Are You Kindling Others’ Courage?

Happy National Encouragement Day! Yes, apparently that’s a thing, and it’s today, September 12th. The reason I know this is that Sammi Brown, my local representative to the WV House of Delegates, announced it on social media this morning. Delegate Brown is the very embodiment of encouragement, so she’s the perfect person to get me thinking about the importance it plays in leadership.

I think we’ve lost the power of ‘encouragement’ as a word and an act in organizational life. We tend to see it as a mere compliment or pep-talk. Actually, encouragement is badass. At its root is courage, and courage’s linguistic root is the word for heart. To encourage (en-courage) someone is to kindle her brave heart. If that’s not the definition of leadership, I don’t know what is. It’s one of those leadership acts that requires as much grit as it does grace, so in my view, it’s one of the higher-order leadership skills.

To encourage (en-courage) someone is to kindle her brave heart. If that’s not the definition of leadership, I don’t know what is.

Encouragement takes many forms.  One is a leader’s own example. Delegate Brown is my avatar for en-couragement. She’s a generous, compassionate public servant with a warrior’s spirit. She goes to the mat for teachers, workers, victims of sexual assault, people of color, government transparency and the environment – in a state where these causes are often all but lost. With a kind heart and a sharp mind, she fights hard in the hard fights. Although we’ve never met, Delegate Brown’s own courage en-courages me every day.  (http://sammibrown.org – site coming soon)

Another form of encouragement is to provide challenge that is rooted in hope. We all know leaders who challenge people, but in a demoralizing, tightening-of-the-screws way. They’re the ones who gloss over the positive feedback and zoom in on what could be better. They take success for granted and use it mainly as a reason to raise the bar again. Maybe you find that kind of leadership encouraging; I don’t. The most encouraging leaders I’ve had are those who have seen more in me than I saw in myself. They didn’t push me to make themselves look good. They envisioned my best, helped me see it, and supported me to bring my potential into potent reality. Delegate Brown did just that this morning, encouraging everyday people of principle to run for office, and offering her direct support of those who choose to do so.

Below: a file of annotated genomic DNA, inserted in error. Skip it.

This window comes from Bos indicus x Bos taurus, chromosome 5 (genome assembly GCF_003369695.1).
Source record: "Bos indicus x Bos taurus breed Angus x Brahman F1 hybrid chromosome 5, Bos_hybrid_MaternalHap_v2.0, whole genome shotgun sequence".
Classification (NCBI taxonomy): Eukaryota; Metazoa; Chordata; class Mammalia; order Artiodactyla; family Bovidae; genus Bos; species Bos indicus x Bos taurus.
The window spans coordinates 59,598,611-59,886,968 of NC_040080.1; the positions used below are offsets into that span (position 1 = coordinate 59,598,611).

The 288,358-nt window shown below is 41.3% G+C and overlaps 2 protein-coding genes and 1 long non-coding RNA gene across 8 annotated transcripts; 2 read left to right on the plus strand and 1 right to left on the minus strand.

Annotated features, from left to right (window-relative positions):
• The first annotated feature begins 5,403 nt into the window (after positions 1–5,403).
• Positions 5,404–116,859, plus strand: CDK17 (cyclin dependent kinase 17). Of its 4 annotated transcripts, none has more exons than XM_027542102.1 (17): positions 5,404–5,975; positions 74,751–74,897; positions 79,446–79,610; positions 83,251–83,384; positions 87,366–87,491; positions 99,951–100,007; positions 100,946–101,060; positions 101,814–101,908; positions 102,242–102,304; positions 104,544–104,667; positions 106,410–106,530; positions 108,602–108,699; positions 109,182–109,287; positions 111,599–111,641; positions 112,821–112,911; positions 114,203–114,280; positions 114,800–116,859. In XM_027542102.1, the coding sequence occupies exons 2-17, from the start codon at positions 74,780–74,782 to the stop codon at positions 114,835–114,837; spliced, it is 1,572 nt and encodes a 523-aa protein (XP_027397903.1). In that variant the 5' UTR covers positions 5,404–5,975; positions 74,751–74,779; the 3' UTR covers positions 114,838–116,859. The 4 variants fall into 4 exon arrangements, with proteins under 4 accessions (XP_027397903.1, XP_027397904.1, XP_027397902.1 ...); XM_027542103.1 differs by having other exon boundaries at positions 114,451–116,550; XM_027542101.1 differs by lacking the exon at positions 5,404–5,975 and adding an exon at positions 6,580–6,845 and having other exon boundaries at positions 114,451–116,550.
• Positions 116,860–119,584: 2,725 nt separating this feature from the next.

A third form of leadership encouragement is a consistent commitment to others’ learning. One of the great wasted opportunities in organizational life is the feedback conversation. Those conversations tend to be either complimentary or so-called constructive. They may produce feelings (good or bad), but rarely lead to insight or learning. But learning is what en-courages. It motivates and equips us to do better. So what if your feedback conversations were…

  • grounded in a commitment to the person’s (vs. your own) success?
  • tied to his or her aspirations and potential?
  • specific and objective, whether you’re giving praise or critique?
  • collaborative (maybe you’ll learn something too!)?
  • clear about what comes next? Don’t assume they will magically intuit what to continue or change based on your feedback. Forge specific agreements.

In other words, what if you entered a feedback conversation in the role of a learning partner vs. a pleased or disappointed judge? Might that be more encouraging… for both of you?

Before we wrap up this exploration of encouraging leadership, let’s remember that encouragement goes both ways. In challenging, risky times, we need to encourage our leaders. Many of my executive clients feel frustrated, defeated, or overwhelmed. This is a hard time to lead, so maybe there’s a leader who needs your encouragement today, who needs you to lift them up or call them forward.

What about you? 

  • When you focus on the ‘courage’ part of encouragement, how does that shift your view of encouragement as a leadership act?
  • Where are you demonstrating the brave heart that will en-courage others?
  • Where or how might you kindle others’ courage by being more courageous yourself?
  • Who around you may not see the potential in themselves that you see in them? How might you show that potential to them in an encouraging, inspiring way?
  • By holding feedback as a learning conversation, what opens up for you? What might that open up for the receiver?
  • What action can you take today to encourage a leader in your world? Who needs to be called to something more? Who needs to be appreciated – not just in a vague, atta-girl way, but in a way that shows her that she’s making a real difference to you?

 

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